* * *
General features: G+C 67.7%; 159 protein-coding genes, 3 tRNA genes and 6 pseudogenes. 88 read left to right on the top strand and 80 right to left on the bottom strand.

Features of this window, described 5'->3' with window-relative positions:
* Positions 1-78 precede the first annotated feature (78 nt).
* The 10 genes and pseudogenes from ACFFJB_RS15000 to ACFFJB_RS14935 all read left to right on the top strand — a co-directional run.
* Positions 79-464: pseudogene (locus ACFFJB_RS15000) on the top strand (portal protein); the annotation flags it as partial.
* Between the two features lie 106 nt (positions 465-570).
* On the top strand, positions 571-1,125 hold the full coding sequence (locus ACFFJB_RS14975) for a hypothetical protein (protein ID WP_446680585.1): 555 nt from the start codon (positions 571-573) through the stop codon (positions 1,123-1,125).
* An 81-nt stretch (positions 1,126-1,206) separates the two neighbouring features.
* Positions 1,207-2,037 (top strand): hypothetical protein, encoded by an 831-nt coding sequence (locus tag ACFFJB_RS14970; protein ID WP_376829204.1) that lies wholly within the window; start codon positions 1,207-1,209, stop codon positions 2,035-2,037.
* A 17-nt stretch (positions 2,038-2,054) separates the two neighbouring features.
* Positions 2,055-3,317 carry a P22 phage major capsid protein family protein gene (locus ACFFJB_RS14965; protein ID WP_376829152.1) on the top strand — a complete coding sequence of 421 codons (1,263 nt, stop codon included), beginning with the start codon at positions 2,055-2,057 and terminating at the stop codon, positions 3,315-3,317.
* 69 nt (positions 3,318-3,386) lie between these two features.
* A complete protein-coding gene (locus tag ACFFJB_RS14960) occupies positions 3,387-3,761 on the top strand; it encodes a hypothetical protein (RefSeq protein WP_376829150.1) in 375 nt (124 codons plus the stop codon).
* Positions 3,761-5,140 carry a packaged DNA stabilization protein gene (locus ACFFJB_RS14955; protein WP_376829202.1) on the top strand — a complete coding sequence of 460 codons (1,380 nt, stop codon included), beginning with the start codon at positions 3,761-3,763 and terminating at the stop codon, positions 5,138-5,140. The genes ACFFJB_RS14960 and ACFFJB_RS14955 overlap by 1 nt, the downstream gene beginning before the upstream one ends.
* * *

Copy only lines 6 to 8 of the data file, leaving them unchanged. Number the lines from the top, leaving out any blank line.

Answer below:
* Between the two features lie 106 nt (positions 465-570).
* On the top strand, positions 571-1,125 hold the full coding sequence (locus ACFFJB_RS14975) for a hypothetical protein (protein ID WP_446680585.1): 555 nt from the start codon (positions 571-573) through the stop codon (positions 1,123-1,125).
* An 81-nt stretch (positions 1,126-1,206) separates the two neighbouring features.